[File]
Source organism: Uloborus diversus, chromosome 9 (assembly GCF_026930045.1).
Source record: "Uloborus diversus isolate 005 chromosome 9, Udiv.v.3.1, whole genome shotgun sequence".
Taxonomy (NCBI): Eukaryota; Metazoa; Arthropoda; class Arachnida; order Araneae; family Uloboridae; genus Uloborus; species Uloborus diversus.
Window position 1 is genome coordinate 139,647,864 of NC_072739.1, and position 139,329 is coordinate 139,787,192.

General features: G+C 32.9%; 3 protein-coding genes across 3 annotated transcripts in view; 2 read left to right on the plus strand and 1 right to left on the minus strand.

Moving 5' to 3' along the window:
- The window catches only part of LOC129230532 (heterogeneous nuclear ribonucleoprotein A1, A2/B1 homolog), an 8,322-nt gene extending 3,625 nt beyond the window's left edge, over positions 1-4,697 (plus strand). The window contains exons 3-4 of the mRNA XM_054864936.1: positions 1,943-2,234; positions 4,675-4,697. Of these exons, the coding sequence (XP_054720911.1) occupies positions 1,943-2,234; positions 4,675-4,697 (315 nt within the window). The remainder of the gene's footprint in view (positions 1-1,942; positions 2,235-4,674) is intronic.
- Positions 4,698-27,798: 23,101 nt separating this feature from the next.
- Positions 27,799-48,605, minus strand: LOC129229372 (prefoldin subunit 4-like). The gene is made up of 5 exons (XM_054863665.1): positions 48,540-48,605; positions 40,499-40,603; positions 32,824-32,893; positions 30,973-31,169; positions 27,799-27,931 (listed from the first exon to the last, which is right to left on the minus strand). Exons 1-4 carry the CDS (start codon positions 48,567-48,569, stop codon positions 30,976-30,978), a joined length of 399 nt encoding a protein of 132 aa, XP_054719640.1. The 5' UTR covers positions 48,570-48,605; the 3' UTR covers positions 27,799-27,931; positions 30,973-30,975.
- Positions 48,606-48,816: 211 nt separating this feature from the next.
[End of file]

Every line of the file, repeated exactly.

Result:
Source organism: Uloborus diversus, chromosome 9 (assembly GCF_026930045.1).
Source record: "Uloborus diversus isolate 005 chromosome 9, Udiv.v.3.1, whole genome shotgun sequence".
Taxonomy (NCBI): Eukaryota; Metazoa; Arthropoda; class Arachnida; order Araneae; family Uloboridae; genus Uloborus; species Uloborus diversus.
Window position 1 is genome coordinate 139,647,864 of NC_072739.1, and position 139,329 is coordinate 139,787,192.

General features: G+C 32.9%; 3 protein-coding genes across 3 annotated transcripts in view; 2 read left to right on the plus strand and 1 right to left on the minus strand.

Moving 5' to 3' along the window:
- The window catches only part of LOC129230532 (heterogeneous nuclear ribonucleoprotein A1, A2/B1 homolog), an 8,322-nt gene extending 3,625 nt beyond the window's left edge, over positions 1-4,697 (plus strand). The window contains exons 3-4 of the mRNA XM_054864936.1: positions 1,943-2,234; positions 4,675-4,697. Of these exons, the coding sequence (XP_054720911.1) occupies positions 1,943-2,234; positions 4,675-4,697 (315 nt within the window). The remainder of the gene's footprint in view (positions 1-1,942; positions 2,235-4,674) is intronic.
- Positions 4,698-27,798: 23,101 nt separating this feature from the next.
- Positions 27,799-48,605, minus strand: LOC129229372 (prefoldin subunit 4-like). The gene is made up of 5 exons (XM_054863665.1): positions 48,540-48,605; positions 40,499-40,603; positions 32,824-32,893; positions 30,973-31,169; positions 27,799-27,931 (listed from the first exon to the last, which is right to left on the minus strand). Exons 1-4 carry the CDS (start codon positions 48,567-48,569, stop codon positions 30,976-30,978), a joined length of 399 nt encoding a protein of 132 aa, XP_054719640.1. The 5' UTR covers positions 48,570-48,605; the 3' UTR covers positions 27,799-27,931; positions 30,973-30,975.
- Positions 48,606-48,816: 211 nt separating this feature from the next.